Yemen crisis worsening as 30 civilians die every day

Smoke fills the sky above the Yemeni capital Sana'a. File Photo: Almigdad Mojalli/IRIN

Smoke fills the sky above the Yemeni capital Sana’a. File Photo: Almigdad Mojalli/IRIN

15 September 2015 – United Nations Radio


Fighting in Yemen claims 30 lives a day and injures nearly 200, the UN said Tuesday, while also warning that the country’s humanitarian crisis continues to worsen.

Warning of critical shortages in vital fuel and medical imports, the UN agency behind the alert, OCHA, also highlighted ongoing destruction of hospitals and schools.

It reports that more than 21 million people in Yemen – 80 per cent of the population – now require protection or aid as fighting continues between forces loyal to exiled president Abd-Rabbu Mansour Hadi and Houthi rebels.

Maria Carlino has more.

Fighting has spread rapidly across much of Yemen since mid-March with devastating consequences for civilians, the UN humanitarian agency, OCHA, says.

According to its findings, 30 civilians are killed every day and 185 are injured by the conflict.

OCHA also warns over the continued destruction of hospitals, mosques and schools.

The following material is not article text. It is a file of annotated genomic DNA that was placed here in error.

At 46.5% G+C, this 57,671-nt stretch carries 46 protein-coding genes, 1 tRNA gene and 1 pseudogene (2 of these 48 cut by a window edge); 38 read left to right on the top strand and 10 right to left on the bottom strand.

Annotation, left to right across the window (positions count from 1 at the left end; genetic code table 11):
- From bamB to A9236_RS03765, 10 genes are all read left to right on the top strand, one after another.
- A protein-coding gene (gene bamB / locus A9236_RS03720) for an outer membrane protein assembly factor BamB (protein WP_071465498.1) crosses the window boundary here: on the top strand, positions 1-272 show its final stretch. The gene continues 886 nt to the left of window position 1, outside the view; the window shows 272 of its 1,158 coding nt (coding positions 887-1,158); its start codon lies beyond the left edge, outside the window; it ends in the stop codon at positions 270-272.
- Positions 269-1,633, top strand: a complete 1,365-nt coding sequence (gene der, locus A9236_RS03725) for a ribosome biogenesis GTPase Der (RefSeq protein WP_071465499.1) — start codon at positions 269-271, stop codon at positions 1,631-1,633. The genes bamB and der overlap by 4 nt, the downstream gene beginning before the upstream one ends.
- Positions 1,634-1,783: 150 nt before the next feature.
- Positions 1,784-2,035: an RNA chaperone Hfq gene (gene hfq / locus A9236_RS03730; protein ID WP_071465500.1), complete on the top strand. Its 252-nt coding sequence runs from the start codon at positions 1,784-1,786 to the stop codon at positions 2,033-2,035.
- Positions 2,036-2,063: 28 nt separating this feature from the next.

But equally worrying are critical shortages of fuel after imports met just 12 per cent of the country’s needs in August.

A lack of medicines is also severely hampering Yemen’s healthcare needs.

Here’s OCHA spokesperson Jens Laerke:

“Depletion of medicines and fuel continues to be a very big problem, fuel particularly to run hospital generators is problematic. As you may know, Yemen relies for its fuel requirements for 70 per cent on imports, and 100 per cent of its medicines are imported; there’s no production in country.”

The decrease in shipments to Yemen is linked to damage to the main ports including Al Hudaydah, but also an unwillingness by commercial  shipping companies to berth in Yemen amid continued insecurity.

OCHA also warns that Yemen has become one of the world’s most dangerous countries to work in with at least seven journalists killed there this year, compared with two in 2014.

Maria Carlino, United Nations.